Every industry has a proverbial glass ceiling. The sustainability sector is no different.
In April 2014, BusinessGreen.com published the results of a global “CR and Sustainability Salary Survey” produced by the green recruitment consultant Acre, management consultancy Carnstone, and marketing agency Flag. Results from interviews with 1,200 people working in corporate social responsibility showed that female sustainability professionals are earning less on average than their male counterparts. That’s a key gender equality issue present in the wider economy and equally reflected in green industries.
But in an employment category that philosophically prides itself on diversity and inclusion, why are women still facing these obstacles? Are there special conditions that exacerbate this situation in the green industries?
“Green industries are generally heavily based in science,” said Lynn Wilson, academic chair at Kaplan University and co-chair of the United Nations Coalition on Health and the Environment: Climate Change Initiative. “Science and technology remain male-dominated arenas even with the advances of STEM education and other initiatives to narrow the gap. And scientists are often given leadership roles in green industries even when the functions of that position are less about science than leadership, organizational acumen, finance or other executive-level skills.”
What can women do to give themselves an edge? Here are three steps Wilson offers to help.
1. Gain some scientific knowledge
Even if you don’t plan to be a scientist.
This can be formal knowledge obtained through classroom training or on-the-job experience. An internship (often unpaid and sometimes for course credit) is a good way to begin.
How can you get these opportunities with a company, a non-governmental organization (NGO) or through a government-sponsored program?
- Apply as an intern or volunteer to contribute a skill that an NGO might need, such as social media, writing and communications.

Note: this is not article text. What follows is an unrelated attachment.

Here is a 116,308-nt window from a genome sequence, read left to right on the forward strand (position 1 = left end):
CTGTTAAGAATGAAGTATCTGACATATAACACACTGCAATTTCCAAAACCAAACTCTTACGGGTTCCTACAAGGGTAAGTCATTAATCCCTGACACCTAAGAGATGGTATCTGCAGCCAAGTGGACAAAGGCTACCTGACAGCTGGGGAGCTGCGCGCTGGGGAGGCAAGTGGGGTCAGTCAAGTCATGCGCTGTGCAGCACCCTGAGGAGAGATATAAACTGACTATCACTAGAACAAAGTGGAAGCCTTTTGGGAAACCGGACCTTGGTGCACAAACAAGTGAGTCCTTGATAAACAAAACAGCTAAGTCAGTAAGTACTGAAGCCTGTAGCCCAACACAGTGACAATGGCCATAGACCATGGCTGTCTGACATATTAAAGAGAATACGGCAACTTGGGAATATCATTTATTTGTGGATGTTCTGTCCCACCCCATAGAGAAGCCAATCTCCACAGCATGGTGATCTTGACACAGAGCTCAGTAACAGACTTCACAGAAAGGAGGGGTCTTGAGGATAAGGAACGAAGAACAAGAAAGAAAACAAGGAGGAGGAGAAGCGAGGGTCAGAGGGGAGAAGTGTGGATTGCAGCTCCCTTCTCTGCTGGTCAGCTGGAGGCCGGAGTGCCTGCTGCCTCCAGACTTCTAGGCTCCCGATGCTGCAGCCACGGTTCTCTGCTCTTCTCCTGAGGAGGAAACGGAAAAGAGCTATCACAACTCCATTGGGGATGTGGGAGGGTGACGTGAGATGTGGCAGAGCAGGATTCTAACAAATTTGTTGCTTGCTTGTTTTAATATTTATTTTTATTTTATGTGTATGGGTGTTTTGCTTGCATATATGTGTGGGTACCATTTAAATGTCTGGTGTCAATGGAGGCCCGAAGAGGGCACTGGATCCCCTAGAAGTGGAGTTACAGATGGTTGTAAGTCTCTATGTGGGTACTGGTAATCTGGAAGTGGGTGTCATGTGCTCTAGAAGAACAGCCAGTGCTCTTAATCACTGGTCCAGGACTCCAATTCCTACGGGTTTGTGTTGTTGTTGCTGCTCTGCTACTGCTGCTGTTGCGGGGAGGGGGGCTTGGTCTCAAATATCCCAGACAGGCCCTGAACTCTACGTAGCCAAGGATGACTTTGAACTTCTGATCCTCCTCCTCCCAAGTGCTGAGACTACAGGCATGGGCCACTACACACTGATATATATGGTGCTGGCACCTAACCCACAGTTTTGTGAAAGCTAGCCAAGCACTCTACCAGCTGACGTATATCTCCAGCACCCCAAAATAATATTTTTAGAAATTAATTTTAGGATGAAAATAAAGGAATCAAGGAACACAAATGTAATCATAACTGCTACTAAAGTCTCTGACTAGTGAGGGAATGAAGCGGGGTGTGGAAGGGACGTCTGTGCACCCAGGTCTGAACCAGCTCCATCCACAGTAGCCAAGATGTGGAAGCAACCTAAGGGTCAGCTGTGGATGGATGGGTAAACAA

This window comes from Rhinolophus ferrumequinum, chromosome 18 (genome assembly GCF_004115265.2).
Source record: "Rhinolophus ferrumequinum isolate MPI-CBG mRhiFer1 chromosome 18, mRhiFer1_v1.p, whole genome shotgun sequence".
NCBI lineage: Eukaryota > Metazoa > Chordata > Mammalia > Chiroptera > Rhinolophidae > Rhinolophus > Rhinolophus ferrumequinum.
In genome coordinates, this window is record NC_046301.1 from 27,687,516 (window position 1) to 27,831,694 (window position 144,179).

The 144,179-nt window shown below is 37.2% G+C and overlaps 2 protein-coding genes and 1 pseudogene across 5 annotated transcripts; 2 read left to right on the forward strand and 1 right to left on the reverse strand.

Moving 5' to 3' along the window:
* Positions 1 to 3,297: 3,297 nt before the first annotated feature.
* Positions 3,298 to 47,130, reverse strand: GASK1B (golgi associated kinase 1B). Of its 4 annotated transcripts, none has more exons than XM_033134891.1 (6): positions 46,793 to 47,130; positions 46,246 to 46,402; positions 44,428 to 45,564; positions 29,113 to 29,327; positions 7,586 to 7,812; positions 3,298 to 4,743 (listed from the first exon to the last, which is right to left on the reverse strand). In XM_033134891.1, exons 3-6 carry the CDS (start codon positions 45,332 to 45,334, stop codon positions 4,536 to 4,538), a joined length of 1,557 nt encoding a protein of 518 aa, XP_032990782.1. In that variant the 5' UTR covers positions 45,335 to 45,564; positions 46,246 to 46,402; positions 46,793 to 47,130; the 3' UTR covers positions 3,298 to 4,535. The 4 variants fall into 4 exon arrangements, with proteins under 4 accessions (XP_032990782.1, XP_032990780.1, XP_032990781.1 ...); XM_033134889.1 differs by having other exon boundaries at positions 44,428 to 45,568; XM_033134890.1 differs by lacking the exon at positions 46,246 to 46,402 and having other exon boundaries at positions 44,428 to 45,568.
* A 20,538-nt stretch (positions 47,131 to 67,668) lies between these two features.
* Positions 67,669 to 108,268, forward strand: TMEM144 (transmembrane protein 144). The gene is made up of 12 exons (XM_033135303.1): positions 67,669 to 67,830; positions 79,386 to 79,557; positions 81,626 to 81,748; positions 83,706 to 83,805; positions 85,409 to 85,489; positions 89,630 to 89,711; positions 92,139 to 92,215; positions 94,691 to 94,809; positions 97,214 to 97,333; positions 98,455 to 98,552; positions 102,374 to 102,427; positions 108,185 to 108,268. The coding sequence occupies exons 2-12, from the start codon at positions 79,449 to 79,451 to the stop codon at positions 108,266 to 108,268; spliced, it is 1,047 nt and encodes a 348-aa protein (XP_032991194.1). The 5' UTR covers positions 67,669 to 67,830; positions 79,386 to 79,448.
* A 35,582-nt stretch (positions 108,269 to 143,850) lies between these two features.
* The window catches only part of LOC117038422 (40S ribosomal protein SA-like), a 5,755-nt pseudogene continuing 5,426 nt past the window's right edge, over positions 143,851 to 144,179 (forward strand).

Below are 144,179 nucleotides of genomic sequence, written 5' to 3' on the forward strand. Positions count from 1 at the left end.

- Be willing to learn – for example, conduct a water-sampling program for a summer on a local stream for an environmental engineering firm.
- Ask to intern with a legislator who is promoting an environmental issue during a state legislative session.
These may turn into “real” jobs. Even if they don’t, the experience will be vital in helping punch through the green glass ceiling.
2. Network with professionals in green industries
Whether you take an internship, provide volunteer support or attend industry events, direct contact with working professionals in green industries will build your personal and professional network, add to your knowledge and help you be conversant in the language and nuances of your particular green field of interest.
Conferences offer a good opportunity to make connections and ask to work with, be mentored by or volunteer for an organization in your field of interest. This avenue is effective at any career level.
3. Use the resources available to you
Women are not without resources to move into the green industry and address the global cultural bias about women in leadership.
The United States Department of Labor is a fantastic resource that provides information about green jobs training and green employment.
In addition, Kaplan University’s Environmental Women of the World series displays the impact that women can have on the environmental field. The video and blog series narrated by Wilson highlights the outstanding contributions of five women who have changed the world with their pioneering research, unwavering commitment to their cause and mentorship of the next generation of environmental leaders.